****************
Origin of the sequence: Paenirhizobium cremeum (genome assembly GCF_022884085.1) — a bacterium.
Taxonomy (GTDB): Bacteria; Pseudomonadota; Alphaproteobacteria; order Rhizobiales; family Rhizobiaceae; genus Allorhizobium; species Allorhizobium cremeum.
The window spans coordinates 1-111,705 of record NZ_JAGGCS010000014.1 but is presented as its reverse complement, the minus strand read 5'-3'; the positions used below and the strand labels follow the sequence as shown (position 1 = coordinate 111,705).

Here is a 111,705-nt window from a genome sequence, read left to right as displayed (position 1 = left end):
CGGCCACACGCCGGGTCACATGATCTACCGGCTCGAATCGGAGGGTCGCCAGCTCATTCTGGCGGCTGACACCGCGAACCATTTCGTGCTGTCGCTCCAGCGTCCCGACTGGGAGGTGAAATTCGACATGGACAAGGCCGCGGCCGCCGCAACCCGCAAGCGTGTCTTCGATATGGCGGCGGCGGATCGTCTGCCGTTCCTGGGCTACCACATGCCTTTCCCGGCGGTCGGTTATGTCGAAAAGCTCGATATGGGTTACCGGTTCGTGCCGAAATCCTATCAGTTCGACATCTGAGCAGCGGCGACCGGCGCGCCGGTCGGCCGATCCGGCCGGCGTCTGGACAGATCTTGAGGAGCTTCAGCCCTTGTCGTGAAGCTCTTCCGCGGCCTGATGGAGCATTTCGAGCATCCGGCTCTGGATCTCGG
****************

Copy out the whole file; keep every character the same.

Origin of the sequence: Paenirhizobium cremeum (genome assembly GCF_022884085.1) — a bacterium.
Taxonomy (GTDB): Bacteria; Pseudomonadota; Alphaproteobacteria; order Rhizobiales; family Rhizobiaceae; genus Allorhizobium; species Allorhizobium cremeum.
The window spans coordinates 1-111,705 of record NZ_JAGGCS010000014.1 but is presented as its reverse complement, the minus strand read 5'-3'; the positions used below and the strand labels follow the sequence as shown (position 1 = coordinate 111,705).

Here is a 111,705-nt window from a genome sequence, read left to right as displayed (position 1 = left end):
CGGCCACACGCCGGGTCACATGATCTACCGGCTCGAATCGGAGGGTCGCCAGCTCATTCTGGCGGCTGACACCGCGAACCATTTCGTGCTGTCGCTCCAGCGTCCCGACTGGGAGGTGAAATTCGACATGGACAAGGCCGCGGCCGCCGCAACCCGCAAGCGTGTCTTCGATATGGCGGCGGCGGATCGTCTGCCGTTCCTGGGCTACCACATGCCTTTCCCGGCGGTCGGTTATGTCGAAAAGCTCGATATGGGTTACCGGTTCGTGCCGAAATCCTATCAGTTCGACATCTGAGCAGCGGCGACCGGCGCGCCGGTCGGCCGATCCGGCCGGCGTCTGGACAGATCTTGAGGAGCTTCAGCCCTTGTCGTGAAGCTCTTCCGCGGCCTGATGGAGCATTTCGAGCATCCGGCTCTGGATCTCGG